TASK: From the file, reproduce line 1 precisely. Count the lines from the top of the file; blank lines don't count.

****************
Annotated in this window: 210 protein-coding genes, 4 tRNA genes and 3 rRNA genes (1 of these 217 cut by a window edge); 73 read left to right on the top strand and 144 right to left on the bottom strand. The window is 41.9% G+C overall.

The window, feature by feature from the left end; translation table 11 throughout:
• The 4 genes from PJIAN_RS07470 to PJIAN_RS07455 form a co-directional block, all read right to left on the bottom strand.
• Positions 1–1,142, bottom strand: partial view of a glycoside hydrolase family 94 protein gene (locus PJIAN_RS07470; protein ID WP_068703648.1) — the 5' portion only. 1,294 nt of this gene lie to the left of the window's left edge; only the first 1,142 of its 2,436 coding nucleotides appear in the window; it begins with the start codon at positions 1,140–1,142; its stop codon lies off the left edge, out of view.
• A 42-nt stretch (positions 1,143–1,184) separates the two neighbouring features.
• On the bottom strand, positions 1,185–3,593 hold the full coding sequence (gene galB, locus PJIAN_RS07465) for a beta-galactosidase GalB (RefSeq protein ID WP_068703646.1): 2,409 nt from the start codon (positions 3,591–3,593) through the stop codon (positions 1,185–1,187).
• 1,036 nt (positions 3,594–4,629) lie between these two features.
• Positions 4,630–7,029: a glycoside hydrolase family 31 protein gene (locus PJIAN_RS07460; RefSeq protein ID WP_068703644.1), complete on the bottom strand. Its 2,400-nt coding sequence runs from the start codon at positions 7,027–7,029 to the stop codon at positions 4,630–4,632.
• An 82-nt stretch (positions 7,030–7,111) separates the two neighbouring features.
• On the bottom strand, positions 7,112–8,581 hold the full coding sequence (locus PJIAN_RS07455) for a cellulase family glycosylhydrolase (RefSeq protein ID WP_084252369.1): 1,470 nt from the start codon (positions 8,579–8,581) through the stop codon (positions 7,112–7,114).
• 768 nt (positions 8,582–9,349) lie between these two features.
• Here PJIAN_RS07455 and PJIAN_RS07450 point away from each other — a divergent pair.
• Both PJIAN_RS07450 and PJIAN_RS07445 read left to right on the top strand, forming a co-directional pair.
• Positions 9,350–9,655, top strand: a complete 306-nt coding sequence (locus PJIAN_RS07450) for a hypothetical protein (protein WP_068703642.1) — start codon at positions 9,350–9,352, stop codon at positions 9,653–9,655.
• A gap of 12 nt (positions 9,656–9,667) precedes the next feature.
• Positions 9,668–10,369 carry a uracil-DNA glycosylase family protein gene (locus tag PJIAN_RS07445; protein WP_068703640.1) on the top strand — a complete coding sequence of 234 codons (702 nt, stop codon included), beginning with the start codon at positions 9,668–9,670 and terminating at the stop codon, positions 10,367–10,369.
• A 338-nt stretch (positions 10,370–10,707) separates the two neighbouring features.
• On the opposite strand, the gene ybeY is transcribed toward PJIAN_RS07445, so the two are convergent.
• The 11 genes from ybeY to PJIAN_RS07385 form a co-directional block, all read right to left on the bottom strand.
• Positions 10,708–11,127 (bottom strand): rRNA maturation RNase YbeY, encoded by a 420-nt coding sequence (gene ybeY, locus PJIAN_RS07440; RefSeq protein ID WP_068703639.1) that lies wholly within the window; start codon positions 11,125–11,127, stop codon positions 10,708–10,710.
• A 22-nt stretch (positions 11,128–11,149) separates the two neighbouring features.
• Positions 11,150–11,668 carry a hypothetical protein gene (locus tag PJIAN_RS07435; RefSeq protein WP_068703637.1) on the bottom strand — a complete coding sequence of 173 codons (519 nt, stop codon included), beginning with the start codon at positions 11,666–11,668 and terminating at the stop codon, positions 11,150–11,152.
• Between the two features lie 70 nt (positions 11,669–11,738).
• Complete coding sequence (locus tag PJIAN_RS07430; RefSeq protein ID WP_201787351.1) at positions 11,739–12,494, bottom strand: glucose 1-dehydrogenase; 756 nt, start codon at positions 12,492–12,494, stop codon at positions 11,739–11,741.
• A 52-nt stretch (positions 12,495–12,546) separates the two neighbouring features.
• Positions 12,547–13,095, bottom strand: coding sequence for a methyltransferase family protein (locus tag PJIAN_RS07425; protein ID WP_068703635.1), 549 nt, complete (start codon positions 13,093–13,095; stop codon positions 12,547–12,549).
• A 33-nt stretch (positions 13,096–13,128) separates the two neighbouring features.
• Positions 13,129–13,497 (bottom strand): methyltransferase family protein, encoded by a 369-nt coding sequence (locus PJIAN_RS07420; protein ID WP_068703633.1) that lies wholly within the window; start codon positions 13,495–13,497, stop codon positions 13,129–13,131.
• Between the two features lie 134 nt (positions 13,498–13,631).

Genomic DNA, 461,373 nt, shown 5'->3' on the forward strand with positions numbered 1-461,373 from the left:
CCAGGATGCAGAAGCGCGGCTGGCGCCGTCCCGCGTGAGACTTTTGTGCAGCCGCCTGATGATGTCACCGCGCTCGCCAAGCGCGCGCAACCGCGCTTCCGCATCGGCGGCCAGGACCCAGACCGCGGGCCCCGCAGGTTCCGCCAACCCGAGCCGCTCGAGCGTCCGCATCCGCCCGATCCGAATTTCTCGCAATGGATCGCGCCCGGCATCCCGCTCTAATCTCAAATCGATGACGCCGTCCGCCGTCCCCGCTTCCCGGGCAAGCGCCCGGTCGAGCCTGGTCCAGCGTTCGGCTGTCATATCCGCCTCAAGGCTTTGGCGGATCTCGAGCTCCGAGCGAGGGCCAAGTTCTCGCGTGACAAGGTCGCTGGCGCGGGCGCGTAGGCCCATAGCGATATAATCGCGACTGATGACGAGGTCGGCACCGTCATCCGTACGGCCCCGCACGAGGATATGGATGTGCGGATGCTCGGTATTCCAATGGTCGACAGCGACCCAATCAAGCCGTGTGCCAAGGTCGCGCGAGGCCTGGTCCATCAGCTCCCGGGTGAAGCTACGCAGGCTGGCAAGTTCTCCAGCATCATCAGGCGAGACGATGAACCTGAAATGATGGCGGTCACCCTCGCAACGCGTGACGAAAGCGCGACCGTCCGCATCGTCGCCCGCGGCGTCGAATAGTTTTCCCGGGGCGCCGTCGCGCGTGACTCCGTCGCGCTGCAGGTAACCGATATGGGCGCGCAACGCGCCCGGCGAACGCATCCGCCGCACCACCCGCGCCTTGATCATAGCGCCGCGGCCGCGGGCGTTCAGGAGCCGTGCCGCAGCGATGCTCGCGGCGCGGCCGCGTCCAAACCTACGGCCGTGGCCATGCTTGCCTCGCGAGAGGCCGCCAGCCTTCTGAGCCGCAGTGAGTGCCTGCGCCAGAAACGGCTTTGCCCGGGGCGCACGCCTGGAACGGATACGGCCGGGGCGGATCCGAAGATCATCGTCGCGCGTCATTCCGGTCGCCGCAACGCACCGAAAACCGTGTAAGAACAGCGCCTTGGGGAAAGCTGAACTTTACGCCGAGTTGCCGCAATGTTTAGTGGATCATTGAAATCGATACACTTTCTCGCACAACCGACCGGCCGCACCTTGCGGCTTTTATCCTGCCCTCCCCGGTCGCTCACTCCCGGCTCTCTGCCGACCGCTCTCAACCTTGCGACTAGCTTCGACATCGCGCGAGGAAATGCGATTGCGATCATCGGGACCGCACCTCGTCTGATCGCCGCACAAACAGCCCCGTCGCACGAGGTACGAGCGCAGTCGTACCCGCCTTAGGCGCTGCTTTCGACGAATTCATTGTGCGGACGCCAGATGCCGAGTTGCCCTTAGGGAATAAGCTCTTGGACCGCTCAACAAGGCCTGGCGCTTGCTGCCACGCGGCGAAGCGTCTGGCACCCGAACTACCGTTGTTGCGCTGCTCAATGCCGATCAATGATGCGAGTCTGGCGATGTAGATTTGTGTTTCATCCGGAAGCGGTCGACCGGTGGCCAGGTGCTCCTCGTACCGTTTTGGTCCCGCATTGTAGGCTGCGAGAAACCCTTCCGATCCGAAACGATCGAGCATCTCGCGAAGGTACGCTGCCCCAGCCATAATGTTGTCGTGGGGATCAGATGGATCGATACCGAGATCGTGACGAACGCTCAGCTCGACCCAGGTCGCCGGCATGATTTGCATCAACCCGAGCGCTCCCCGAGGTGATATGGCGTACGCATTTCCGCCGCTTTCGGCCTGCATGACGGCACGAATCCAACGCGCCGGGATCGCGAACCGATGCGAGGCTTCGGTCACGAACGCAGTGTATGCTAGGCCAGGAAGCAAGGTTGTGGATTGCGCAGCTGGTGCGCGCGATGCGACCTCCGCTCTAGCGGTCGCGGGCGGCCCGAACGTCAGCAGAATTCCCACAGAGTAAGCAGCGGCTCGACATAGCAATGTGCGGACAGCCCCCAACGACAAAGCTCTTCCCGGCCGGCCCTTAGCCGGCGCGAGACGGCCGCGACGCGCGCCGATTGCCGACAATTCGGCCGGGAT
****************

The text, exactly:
Annotated in this window: 210 protein-coding genes, 4 tRNA genes and 3 rRNA genes (1 of these 217 cut by a window edge); 73 read left to right on the top strand and 144 right to left on the bottom strand. The window is 41.9% G+C overall.